Monday, January 10, 2011

The Banality of Loughner

   I've been reading a lot of the tuff about what a nutter young Loughner is.  See link, link,link, link, etc.  I'll vote otherwise: I'm struck by how near normal.

Look, I didn't say "normal;" only "near normal."  And when I say "near normal," I suspect I mean "for an 18-to-20-year-old boy" (sic).  Let's face it: most late adolescent males are pretty weird; it's just that most of them get their bearings again before they take he lives of half a dozen people.   I mean, here's Christopher Beam in Slate:
[Loghner] claims to be a "conscience dreamer" concerned with "English grammar structure" and "mind control" who wants to see the United States return to the gold standard.
Chris baby! Is that the best you can do?  But isn't that awfully close to what you expect--dare I say want--young people to do?   I'm actually a newbie to the idea of "conscience dreamer" (did he mean
"conscious dreamer?"), but I certainly remember the shock of disorientation when I first realized how much of the world seemed to be in my head (thanks to Bishop Berkeley for getting me into that pickle, and Samuel Johnson for getting me out of it).   I admit I am still trying to work out the meaning of grammar structure, and in particular its relation to freedom, state sovereignty, etc. (one reason why I read Boing Boing).   As to "the gold standard," it has sunk into me lately that the case against it is not quite so ironclad as I thought: as James Ridgeway at Mother Jones says, "Concerns about currency stretch from extreme conspiracy theorists to traditional libertarians" (gold still loses, though).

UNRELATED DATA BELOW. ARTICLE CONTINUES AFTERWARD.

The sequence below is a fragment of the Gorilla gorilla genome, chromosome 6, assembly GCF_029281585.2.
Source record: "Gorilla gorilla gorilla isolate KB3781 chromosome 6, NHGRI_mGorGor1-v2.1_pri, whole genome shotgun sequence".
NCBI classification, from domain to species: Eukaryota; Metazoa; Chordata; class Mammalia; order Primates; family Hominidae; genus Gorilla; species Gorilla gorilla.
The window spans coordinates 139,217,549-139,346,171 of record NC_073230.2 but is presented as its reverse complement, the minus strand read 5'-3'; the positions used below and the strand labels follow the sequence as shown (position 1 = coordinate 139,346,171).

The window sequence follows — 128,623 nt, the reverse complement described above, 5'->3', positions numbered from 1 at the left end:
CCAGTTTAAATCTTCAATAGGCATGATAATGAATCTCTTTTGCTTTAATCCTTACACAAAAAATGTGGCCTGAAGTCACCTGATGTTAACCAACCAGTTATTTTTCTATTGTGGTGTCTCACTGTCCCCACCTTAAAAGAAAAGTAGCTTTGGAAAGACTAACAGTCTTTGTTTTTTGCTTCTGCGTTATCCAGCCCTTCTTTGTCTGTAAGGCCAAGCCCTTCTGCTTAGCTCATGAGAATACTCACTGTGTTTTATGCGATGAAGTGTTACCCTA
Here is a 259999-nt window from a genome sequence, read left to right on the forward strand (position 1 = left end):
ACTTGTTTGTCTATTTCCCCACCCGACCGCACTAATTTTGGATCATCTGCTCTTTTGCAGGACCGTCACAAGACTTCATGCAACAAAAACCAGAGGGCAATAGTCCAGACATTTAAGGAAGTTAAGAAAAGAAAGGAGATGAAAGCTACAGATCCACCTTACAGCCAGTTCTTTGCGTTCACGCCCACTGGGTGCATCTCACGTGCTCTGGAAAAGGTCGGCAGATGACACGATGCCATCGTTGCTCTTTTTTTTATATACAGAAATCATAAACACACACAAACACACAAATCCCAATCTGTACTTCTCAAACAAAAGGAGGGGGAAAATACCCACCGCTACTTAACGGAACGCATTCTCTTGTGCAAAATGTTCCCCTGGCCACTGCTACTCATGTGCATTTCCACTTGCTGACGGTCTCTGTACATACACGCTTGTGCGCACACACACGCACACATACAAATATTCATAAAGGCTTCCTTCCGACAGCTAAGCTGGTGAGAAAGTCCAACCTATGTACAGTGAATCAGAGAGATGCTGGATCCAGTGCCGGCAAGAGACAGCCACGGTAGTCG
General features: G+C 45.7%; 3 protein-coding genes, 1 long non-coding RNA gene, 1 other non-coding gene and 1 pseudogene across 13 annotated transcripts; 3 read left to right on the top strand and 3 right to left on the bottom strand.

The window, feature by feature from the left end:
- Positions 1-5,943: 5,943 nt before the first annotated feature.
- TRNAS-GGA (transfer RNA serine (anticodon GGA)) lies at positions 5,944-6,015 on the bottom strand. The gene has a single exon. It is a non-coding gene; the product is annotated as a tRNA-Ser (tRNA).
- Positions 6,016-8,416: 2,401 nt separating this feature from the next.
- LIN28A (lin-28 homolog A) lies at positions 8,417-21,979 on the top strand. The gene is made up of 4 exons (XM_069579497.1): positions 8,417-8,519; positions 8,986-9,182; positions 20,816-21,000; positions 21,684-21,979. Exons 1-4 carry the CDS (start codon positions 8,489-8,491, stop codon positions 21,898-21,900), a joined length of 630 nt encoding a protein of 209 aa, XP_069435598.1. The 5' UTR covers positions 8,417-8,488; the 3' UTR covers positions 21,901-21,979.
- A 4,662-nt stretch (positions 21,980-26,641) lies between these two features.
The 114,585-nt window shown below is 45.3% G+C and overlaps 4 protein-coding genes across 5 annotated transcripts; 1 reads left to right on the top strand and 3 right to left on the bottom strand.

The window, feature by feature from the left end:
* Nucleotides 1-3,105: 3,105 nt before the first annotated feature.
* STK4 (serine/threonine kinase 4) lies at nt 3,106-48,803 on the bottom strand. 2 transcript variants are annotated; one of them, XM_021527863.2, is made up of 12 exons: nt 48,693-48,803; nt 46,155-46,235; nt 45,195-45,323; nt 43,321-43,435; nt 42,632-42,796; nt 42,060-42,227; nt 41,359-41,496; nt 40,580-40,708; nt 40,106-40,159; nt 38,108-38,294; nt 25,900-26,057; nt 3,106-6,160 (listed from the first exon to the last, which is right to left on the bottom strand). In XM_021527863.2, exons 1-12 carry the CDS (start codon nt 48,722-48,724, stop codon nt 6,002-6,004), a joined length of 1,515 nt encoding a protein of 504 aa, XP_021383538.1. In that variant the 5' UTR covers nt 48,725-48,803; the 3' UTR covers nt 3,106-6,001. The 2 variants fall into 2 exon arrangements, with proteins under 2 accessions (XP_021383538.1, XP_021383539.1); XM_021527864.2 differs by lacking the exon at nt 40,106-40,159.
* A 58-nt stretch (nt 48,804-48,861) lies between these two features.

Kent Slinker, the math teacher quoted in Beam's piece, saysLoughner sounded  "someone whose brains were scrambled."  Beam paraphrases: "[Loughgren] e was a mess. He didn't perform well on tests. He would ask questions that didn't make any sense. "...He was mentally checked-out.  But Slinker also says "I never sensed violence from him," and that is just the point--from the sound of things he was just a bit more weird than what (I suspect) they saw in a community college philosophy class every day.

Do not misunderstand: I don't for a moment want to excuse a mass killer.  And I don't suppose it would be feasible (even if prudent?) to look away all disturbed late adolescent males--but who was it who said we should just send 'em all away to a desert island somewhere, to wear torn underwear and drink milk out of a carton (oh--that was "all males of any age?"--sorry).  Werther; Rameau's nephew; the Underground Man, Steven Daedalus:  their name is legion.  Until we breed 'em out, we're going to have to do something to keep them defanged and at least unthreatening.  But the melancholy truth will be the task of distinguishing the murderous instinct from ordinary alienation may not be as easy as we'd like.

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